I belong to the Charlotte Grays, Company C, First North Carolina Regiment. We left home for Raleigh. Our company is commanded by Capt. Egbert Ross. We are all boys between the ages of eighteen and twenty-one. We offered our services to Governor Ellis, but were afraid he would not take us, as we are so young; but before we were called out our company was ordered to go to the United States Mint in our town and take same. We marched down to it, and it was surrendered to us. We guarded it several days, when we were ordered to Raleigh, and left on the above date.
Our trip was full of joy and pleasure, for at every station where our train stopped the ladies showered us with flowers and Godspeed. We marched to the Fair Grounds. The streets were lined with people, cheering us. When we got there our company was given quarters, and, lo and behold! horse stables with straw for bedding is what we got. I know we all thought it a disgrace for us to sleep in such places with our fine uniforms—not even a washstand, or any place to hang our clothes on. They didn't even give us a looking-glass.
Our company was put in the First North Carolina Regiment, commanded by Col. D. H. Hill, Lieut.Col. C. C. Lee, and Maj. James H. Lane.
We enlisted for six months. Our State went out of the Union on May 20th, and we were sent to Richmond, Va., on the 21st. Stayed there several days, when we were ordered to Yorktown, Va. Here they gave us tents to sleep in. This looked more like soldering, but we would have liked to have had some of that straw in Raleigh.
The day after we got here our company was sent out with spades and shovels to make breastworks—and to think of the indignity! We were expected to do the digging! Why, of course, I never thought that this was work for soldiers to do, but we had to do it. Gee! What hands I had after a few days' work. I know I never had a pick or a shovel in my hand to work with in my life.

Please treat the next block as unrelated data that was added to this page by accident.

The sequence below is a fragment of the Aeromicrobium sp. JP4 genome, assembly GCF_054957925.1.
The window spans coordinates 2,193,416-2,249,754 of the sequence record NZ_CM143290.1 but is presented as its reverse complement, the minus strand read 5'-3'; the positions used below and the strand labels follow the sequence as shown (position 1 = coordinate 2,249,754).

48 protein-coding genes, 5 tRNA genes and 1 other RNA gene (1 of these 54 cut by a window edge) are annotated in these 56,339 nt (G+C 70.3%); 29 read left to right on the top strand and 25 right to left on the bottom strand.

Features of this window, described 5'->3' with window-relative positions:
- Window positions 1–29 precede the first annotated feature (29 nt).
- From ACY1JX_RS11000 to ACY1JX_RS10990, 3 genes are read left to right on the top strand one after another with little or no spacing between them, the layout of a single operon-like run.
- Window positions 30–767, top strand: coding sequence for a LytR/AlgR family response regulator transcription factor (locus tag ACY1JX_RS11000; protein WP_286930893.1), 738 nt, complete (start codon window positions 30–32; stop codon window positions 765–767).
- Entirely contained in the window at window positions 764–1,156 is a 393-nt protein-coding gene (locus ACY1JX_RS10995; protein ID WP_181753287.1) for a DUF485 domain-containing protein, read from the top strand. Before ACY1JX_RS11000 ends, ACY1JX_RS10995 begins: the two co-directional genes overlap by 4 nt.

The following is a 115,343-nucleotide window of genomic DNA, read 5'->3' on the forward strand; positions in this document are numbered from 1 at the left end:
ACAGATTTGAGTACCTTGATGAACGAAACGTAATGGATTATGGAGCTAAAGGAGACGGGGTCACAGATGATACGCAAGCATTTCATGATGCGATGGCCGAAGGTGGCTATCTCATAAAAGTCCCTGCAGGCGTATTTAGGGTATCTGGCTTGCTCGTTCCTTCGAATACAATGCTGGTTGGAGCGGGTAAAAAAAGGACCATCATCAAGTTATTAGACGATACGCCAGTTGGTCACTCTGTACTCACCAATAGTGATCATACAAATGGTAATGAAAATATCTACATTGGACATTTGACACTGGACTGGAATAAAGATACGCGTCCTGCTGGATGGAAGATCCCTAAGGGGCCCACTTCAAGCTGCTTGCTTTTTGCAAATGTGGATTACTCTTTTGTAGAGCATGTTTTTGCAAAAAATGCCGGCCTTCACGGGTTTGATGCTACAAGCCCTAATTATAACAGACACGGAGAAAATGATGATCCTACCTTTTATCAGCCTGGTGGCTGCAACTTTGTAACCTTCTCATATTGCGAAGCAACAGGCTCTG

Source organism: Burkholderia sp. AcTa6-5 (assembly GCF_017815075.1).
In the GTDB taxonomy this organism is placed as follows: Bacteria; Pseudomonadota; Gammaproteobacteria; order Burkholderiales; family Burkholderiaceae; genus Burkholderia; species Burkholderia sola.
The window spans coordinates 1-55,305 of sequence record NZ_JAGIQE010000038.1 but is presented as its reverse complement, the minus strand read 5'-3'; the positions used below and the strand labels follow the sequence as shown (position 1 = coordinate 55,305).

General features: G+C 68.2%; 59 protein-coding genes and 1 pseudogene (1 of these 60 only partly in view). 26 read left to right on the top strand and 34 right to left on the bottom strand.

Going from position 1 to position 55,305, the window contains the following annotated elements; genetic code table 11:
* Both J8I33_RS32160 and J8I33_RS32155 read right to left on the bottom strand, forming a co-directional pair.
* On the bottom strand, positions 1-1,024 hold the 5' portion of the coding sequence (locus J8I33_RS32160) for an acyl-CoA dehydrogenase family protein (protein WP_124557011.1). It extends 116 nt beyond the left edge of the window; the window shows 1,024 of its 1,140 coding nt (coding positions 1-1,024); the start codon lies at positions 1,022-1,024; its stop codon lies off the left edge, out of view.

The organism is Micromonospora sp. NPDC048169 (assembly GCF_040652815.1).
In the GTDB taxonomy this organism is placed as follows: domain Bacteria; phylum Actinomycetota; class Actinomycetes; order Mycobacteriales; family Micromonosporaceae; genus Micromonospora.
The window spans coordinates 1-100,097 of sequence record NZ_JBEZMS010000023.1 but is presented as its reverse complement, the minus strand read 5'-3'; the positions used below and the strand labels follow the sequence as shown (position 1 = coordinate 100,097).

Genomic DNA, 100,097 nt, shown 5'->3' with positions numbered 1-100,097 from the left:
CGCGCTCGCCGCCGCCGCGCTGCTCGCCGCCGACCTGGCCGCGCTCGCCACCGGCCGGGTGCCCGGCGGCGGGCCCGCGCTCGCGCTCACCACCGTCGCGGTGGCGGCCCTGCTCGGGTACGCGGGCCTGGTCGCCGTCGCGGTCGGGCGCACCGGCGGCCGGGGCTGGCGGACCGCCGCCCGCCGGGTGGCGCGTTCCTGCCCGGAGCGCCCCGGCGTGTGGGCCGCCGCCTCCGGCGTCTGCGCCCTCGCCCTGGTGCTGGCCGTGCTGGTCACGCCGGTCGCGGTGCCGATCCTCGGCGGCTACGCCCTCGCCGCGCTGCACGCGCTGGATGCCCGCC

A few days after that a squad of us were sent out to cut down trees, and, by George they gave me an axe and told me to go to work. Well, I cut all over my tree until the lieutenant commanding, seeing how nice I was marking it, asked me what I had done before I became a soldier. I told him I was a clerk in a dry-goods store. He said he thought so from the way I was cutting timber. He relieved me—but what insults are put on us who came to fight the Yankees' Why, he gave me two buckets and told me to carry water to the men that could cut.
We changed camp several times, until about the 3d of June, when we marched fifteen miles and halted at Bethel Church, and again commenced making breastworks. Our rations did not suit us. We wanted a change of diet, but there were strict orders from Col. D. H. Hill that we should not go out foraging. Well, Bill Stone, Alie Todd and myself put on our knapsacks and went to the creek to wash our clothes, but when we got there we forgot to wash. We took a good long walk away from the camp, and saw several shoats. We ran one down, held it so it could not squeal, then killed it, cut it in small pieces, put it in our knapsacks, returned to the creek, and from there to camp, where we shared it with the boys. It tasted good.
Our comrade Ernheart did not fare so well. He went to a place where he knew he could get some honey. He got it all right, but he got the bees, also. His face and hands were a sight when he got the beehive to camp.
SOURCE: Louis Leon, Diary of a Tar Heel Confederate Soldier, p. 1-3